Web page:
Each game lasts for three rounds, with one-minute breaks in between. As of 2009-2010, each game consists of 86 questions, plus four sudden-death tiebreakers in the case of a tie game after regulation. Contestants may answer a question before the reading of it is completed; however, a correct, anticipated guess does not earn extra points.
The tournament is divided into three different levels. At the regional level, local high school teams compete against each other to determine who goes on to the provincial level. The winners of the provincial championships then go on to the National Reach for the Top tournament. The winning team is then declared the national champions.
Some districts also have "Intermediate" level competitions, where the questions are written with a lower level of difficulty to provide experience to new, younger players. Intermediate level champions do not move on to national finals.
Types of questions
- Snappers: Snappers begin and end every round, and are called "snapstarts" and "snapouts" respectively, and are of miscellaneous category. Four snappers, worth ten points each, begin the first three rounds, and end the first two. To end the third round and the game, there are usually 10-12 snappers worth ten points each. The tiebreaker questions are also snappers.
- Open Questions: These types of questions are open to both teams. Open questions are found in sets of two, three or four, and all relate to the same topic. Each correct answer is worth 10 points, and there is no penalty for a wrong answer. Audio and visual questions follow the same rules. Under the rules of the 2007 and 2008 National tournaments, incorrect answers given before questions in this category were finished resulted in a five-point penalty (a 'neg 5').
- Team Questions: A Team Question is actually a set of questions, worth a possible total of 40 points. When a team question is announced, both teams have an opportunity to answer the first question, called a "scramble". The team that answers the scramble first will have an opportunity to answer the remaining three questions, whereas the opponent will not. In the event that neither team answers the scramble, the remaining questions are open to both teams. In some leagues, the team question is forfeited completely. This is much like the tossup/bonus format played in quizbowl.
- Who/What/Where/What Word am I? Questions: The purpose of a Who/What/Where/What Word am I? question is to guess a person/place/thing/word. Clues are provided by the reader, and are read, one at a time. Between clues, both teams have an opportunity to guess the person/place/thing. If both teams provide incorrect guesses, the next clue will be read. This continues until the fourth and final clue is read. If neither team can provide a correct answer, the answer will be revealed, and no points will be awarded. What Word am I? questions provide up to four quotes with a missing word common to each. If a team provides the correct answer after being provided with one clue, that team will earn 40 points. Each subsequent clue reduces the question's value by 10 points. Unlike a good multi-clued pyramidal quizbowl tossup, the clues in a Who/What/Where/What Word am I? question do not necessarily give one unique answer, and sometimes the 40 point clue can be quite vague, e.g. "I am a European Country that has experienced war".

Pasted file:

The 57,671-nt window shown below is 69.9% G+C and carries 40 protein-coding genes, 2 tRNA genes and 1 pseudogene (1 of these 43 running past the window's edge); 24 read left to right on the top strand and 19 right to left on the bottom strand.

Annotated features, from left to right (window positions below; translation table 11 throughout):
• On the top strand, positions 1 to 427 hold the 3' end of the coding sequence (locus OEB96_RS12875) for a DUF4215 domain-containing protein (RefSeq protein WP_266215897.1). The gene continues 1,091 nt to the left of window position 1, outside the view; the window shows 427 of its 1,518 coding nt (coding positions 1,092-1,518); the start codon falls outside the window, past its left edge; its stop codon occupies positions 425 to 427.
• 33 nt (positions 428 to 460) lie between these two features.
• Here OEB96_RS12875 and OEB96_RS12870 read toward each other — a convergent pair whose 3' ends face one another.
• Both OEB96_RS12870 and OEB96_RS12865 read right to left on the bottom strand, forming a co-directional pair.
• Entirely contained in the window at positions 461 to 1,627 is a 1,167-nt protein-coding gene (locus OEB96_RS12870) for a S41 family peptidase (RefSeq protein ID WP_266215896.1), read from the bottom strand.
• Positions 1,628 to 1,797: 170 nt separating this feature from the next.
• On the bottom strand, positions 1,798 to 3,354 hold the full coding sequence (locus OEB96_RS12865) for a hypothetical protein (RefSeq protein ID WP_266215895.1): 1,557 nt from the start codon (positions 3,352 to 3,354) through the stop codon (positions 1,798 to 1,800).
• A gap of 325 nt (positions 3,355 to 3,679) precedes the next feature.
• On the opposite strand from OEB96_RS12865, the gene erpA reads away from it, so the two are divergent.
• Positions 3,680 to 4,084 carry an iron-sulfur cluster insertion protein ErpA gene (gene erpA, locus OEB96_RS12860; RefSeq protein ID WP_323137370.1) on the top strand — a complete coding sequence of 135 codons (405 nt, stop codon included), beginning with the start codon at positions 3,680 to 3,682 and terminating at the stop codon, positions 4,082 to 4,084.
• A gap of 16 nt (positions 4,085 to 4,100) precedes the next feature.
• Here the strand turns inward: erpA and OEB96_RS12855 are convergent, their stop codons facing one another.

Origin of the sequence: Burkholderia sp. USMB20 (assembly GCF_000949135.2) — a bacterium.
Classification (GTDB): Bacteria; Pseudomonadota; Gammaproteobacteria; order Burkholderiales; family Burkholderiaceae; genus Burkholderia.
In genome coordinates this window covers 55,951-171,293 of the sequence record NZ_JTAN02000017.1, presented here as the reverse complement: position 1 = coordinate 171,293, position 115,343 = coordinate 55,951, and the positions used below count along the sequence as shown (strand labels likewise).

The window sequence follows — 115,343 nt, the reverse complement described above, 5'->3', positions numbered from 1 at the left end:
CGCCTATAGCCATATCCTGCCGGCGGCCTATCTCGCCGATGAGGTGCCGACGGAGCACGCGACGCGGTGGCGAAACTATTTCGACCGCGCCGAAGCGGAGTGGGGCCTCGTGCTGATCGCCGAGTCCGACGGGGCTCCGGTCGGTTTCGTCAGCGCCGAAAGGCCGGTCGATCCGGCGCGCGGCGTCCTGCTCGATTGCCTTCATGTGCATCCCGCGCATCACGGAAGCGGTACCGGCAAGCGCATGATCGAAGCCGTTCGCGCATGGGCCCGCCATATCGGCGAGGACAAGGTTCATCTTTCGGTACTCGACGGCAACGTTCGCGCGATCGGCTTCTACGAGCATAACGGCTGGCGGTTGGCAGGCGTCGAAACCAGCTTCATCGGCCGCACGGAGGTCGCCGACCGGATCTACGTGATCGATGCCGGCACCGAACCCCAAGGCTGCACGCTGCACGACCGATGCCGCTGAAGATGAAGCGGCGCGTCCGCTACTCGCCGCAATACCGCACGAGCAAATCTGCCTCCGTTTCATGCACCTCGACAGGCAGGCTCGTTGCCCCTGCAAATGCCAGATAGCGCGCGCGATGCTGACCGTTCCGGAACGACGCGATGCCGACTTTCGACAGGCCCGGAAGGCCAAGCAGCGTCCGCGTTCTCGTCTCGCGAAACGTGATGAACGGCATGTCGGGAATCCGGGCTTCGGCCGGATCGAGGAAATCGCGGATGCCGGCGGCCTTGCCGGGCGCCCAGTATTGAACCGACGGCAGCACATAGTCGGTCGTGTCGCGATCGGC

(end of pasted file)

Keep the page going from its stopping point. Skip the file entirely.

- Chain Snappers: Chain snappers are similar to snappers, but each question is somehow related to the preceding answer. These are usually found in groups of 6, and can replace a snapper set to end a round.
- Assigned questions: Assigned questions are found in sets of eight—four questions per team. A question is assigned to each person; if the person cannot answer the question correctly, his/her opponent (sitting directly across from him/her) will have an opportunity to answer. Players may not consult with their teammates when they are assigned a question.
- Relay questions: Each team is presented with four questions, one team at a time. The first three questions are worth 10 points each, while the last question is worth 20. If a team provides an incorrect answer at any point in the relay, the remaining questions assigned to that team are forfeited. Consultation is allowed.
- 20-point special: A correct attempt at a 20-point special will earn 20 points. Some 20-point specials require more than one answer while others are a bit more difficult than the regular 10-point questions.
- Shootout questions: Shootouts consist of 12 snappers, and are open to both teams. If a participant provides a correct answer, he/she may not answer any further questions in the shootout. In this way, all four team members must answer a question to complete the shootout. A team will be awarded 40 points if they provide four correct answers before their opponents do. This will end the shootout. If neither team provides four correct responses before the end of the shootout, no points are awarded. Prompting and consultation amongst the players is forbidden. A shootout sometimes replaces a set of snappers to end a round.
- List questions: List questions are open to both teams, and are worth a possible 50 points. The reader will introduce the theme of the question, and ask for five items relating to that theme. For example, if the theme were "Chemical elements", the reader could ask for the first five elements of the periodic table. Teams alternate responses; if one team provides an incorrect response or repeats an answer, then the other team shall have an opportunity to name the remaining items in the list unless they too make a mistake in giving a wrong answer or repeating.